Lendlease’s iconic Barangaroo South development in New South Wales, Australia. Photo Credit: Lendlease.

This summer I had the privilege of working as a Summer Acquisitions Associate with Lendlease’s New York City office.  Lendlease is an Australian-based firm that offers services in construction, development and investments.  The company was founded in 1958 by Dick Dusseldorp.  Mr. Dusseldorp was a pioneer in his application of the triple bottom line approach to business, stating that “the time is not far off when companies will have to justify their worth to society, with greater emphasis being placed on environmental and social impact than straight economics.”  Lendlease has completed projects all over the world with offices in Australia, the Americas, Europe and the Asia Pacific.  The company has a market capitalization of $8.4 billion with 13,000 employees worldwide.  As of June 2019, Lendlease has a $52.5 billion development pipeline, $22.2 billion in funds under management, $9.4 billion in assets under management, and a construction pipeline of $15.6 billion.  Within the development arena, Lendlease excels at urban regeneration projects that transform the fabric of cities.  Some of the company’s most renowned projects include Barangaroo South in Sydney, Australia and Elephant Park in Southwark, London.

Best known in the U.S. for its construction prowess, Lendlease has built more than 4,800 projects across the nation in the last 20 years.[1] This includes the construction of iconic sites such as the National September 11 Memorial and Museum and the restoration of national treasures like the Statue of Liberty.  Lendlease’s Americas direct investment strategy began around 2014 with the company’s decision to focus on U.S.  gateway cities like New York, Boston, Chicago, San Francisco, and Los Angeles.  To date the company has a cumulative total development pipeline of $3.8 billon within these markets representing 5,700 units. This Americas development strategy was further strengthened in 2018 by Lendlease’s launch of a $2 billion multifamily fund  with First State Super, one of Australia’s largest superannuation funds, and by the recent announcement of a $15 billion deal with Google to develop the company’s landholdings in three cities within the Silicon Valley area.[2]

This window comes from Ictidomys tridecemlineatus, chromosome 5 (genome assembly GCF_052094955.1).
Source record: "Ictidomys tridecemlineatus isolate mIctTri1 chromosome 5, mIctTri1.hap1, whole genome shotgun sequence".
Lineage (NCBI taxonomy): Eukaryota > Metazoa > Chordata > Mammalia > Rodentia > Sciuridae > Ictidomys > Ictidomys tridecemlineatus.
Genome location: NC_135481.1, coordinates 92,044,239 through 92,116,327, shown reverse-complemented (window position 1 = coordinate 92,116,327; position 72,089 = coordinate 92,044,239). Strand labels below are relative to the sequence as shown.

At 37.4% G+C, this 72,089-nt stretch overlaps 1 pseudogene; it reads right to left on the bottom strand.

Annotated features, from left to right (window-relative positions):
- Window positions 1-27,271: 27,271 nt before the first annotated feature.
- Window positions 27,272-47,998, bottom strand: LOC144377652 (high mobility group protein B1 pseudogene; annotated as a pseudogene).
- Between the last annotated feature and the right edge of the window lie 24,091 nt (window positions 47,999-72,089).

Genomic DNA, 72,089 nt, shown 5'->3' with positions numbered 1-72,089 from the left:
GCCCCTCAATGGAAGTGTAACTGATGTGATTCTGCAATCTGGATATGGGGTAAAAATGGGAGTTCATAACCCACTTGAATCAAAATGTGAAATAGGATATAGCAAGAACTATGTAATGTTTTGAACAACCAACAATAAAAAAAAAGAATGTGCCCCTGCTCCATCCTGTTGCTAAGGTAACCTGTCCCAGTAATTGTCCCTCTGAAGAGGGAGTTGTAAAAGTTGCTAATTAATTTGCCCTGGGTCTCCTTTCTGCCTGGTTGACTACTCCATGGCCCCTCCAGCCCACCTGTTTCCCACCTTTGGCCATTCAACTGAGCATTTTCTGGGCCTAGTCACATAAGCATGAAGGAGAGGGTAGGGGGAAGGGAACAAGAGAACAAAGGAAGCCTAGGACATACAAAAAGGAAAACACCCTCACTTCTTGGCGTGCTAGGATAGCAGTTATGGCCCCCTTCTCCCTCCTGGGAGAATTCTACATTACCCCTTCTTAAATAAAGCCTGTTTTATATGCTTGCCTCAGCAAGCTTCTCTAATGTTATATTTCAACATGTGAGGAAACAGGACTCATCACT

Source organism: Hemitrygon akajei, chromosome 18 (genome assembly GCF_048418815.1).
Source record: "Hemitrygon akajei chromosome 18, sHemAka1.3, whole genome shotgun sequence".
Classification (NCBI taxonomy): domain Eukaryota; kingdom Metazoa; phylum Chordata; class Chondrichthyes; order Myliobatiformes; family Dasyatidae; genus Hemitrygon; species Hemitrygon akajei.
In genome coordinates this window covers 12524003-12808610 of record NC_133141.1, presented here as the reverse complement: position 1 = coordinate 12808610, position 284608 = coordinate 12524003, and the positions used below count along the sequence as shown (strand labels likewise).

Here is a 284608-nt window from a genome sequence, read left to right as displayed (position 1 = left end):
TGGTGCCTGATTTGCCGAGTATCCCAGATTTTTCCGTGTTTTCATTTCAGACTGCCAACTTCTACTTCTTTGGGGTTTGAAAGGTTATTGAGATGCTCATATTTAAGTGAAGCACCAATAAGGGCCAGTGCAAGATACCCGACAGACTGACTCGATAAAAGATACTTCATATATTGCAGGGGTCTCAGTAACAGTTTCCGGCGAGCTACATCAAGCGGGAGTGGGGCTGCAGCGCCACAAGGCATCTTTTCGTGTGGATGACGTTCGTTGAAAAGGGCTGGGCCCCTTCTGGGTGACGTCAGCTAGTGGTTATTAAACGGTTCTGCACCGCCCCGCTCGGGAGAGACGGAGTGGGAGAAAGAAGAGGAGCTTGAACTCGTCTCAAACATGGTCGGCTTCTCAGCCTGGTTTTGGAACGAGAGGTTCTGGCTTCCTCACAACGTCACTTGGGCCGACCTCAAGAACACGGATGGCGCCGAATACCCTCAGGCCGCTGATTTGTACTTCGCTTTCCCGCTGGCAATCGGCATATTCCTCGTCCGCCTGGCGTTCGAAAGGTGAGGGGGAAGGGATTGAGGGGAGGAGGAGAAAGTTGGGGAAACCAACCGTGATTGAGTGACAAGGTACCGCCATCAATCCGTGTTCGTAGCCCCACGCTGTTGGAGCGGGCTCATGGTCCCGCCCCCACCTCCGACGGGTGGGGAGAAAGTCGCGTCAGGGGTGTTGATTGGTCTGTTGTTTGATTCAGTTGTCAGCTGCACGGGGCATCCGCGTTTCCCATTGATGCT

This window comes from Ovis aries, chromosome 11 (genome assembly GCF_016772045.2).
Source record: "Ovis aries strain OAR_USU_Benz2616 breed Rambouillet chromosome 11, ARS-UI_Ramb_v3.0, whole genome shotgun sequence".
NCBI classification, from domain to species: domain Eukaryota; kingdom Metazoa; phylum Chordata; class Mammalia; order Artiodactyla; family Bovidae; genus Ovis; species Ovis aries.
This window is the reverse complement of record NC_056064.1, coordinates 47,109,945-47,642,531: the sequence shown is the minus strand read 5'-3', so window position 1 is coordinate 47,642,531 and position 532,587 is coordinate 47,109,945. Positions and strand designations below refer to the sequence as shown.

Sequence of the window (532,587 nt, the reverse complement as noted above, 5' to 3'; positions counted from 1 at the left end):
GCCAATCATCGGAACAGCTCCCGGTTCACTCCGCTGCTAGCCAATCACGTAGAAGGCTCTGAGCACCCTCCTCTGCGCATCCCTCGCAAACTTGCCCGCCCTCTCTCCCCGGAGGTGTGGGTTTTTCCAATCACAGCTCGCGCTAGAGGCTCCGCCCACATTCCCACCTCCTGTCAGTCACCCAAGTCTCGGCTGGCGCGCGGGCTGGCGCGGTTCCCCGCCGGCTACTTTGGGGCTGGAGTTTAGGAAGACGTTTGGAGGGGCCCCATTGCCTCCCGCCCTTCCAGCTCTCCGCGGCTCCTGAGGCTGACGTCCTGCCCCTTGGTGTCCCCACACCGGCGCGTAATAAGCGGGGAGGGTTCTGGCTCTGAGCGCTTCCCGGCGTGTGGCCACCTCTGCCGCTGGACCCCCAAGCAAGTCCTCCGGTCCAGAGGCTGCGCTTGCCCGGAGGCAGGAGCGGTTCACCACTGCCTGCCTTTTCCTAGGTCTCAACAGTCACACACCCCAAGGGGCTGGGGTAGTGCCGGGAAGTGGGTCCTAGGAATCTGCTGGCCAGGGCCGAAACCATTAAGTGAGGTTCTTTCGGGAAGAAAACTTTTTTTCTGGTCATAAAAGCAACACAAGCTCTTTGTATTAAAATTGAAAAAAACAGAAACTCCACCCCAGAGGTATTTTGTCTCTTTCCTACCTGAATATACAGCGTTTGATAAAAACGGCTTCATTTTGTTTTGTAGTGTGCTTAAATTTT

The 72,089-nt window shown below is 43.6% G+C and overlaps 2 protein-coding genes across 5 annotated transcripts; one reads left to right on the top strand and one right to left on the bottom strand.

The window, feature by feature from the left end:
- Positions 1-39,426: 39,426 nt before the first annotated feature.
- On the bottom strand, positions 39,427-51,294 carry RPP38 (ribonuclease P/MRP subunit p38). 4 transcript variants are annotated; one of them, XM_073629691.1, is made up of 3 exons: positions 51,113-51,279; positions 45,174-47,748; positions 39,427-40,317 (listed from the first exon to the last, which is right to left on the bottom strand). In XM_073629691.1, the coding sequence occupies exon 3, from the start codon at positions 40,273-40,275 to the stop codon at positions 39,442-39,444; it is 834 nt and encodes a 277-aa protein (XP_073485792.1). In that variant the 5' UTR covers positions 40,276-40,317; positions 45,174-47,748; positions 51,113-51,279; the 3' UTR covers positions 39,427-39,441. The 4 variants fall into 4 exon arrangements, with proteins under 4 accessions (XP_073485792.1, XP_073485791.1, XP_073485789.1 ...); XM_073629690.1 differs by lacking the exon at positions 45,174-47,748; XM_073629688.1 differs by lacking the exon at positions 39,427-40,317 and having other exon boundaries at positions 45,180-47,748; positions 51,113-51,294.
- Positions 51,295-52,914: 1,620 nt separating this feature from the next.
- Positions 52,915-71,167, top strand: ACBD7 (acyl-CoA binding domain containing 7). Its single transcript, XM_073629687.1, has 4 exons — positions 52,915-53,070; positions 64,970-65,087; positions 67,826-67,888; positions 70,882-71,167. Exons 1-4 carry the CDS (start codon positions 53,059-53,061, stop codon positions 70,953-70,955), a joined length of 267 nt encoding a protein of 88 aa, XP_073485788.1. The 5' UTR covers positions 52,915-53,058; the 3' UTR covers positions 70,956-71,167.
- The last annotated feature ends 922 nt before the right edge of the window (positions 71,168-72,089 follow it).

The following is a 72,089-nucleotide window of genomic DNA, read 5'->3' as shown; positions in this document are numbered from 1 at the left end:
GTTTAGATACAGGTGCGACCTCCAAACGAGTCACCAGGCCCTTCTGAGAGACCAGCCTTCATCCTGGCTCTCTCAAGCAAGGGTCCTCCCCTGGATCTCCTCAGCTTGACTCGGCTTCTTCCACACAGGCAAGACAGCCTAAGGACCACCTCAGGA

My role as an Acquisitions Associate this summer was everything I could have imagined and more.  As a Summer Acquisitions Associate, I worked alongside the NYC Acquisitions team to identify new investment opportunities.  I worked on underwriting multifamily rental, condo, office and retail projects across the NYC metro area.  No day was the same and there was truly never a dull moment.  Some days were filled with visits to possible acquisition sites, meetings on public RFP offerings, and calls with brokers regarding properties up for sale.  Other days were filled with research on underlying market conditions in an area, pulling rental and sales data on comparable properties, and uncovering details on the development pipeline for a given submarket.  And yet still other days were filled with performing due diligence on alternative development scenarios, researching the Board of Standards and Appeals process for variance approvals, examining tax abatements and PILOT structures, determining affordable housing requirements for a jurisdiction, and much more.  One of my favorite aspects of the summer was “making the sausage,” a term my manager used to describe underwriting the value of a potential acquisition.  It was always intriguing to see how the multitude of assumptions and data points gathered during the underwriting process came together to estimate the value of an asset.  The most memorable aspect of my internship was helping to organize and attending a mini charrette for a RFP response that I worked on throughout the summer.  Interacting with the diverse group of stakeholders at this event was a great experience.

Left: 100 Claremont , a 42-story residential project in Morningside Heights. Right: 277 Fifth Avenue, a 55-story luxury condominium project in NoMad. Photo Credit: Lendlease.

During my internship I was exposed to other areas of Lendlease beyond acquisitions.   I attended project team meetings, design meetings, and marketing meetings for the 277 Fifth Avenue and 100 Claremont Ave development projects.  I also had coffee chats with colleagues in cost planning, research, capital transactions, and other areas to broaden my knowledge of the company.  Moreover, I joined fellow interns for site tours of construction projects such as the Javits Center expansion, which is a joint venture between Turner Construction and Lendlease.

Senior Editor Lera Covington touring the Javits Center expansion project construction site this summer. Photo Credit: Lera Covington

All in all, I had an amazing internship experience with Lendlease this summer.  The skillset that I honed during this internship and the insight that I gained from my colleagues were phenomenal and will benefit me for years to come.  I know that there are great things in store for this NYC development team, and I look forward to seeing the transformative projects that they will produce in the future.

[1] Lendlease 2019 Annual Report

[2] Pham, Sherisse. (2019, July 18). Google will build 15,000 Silicon Valley homes as part of a $15 billion project. Retrieved from CNN: https://www.cnn.com/2019/07/18/tech/lendlease-google-homes/index.html

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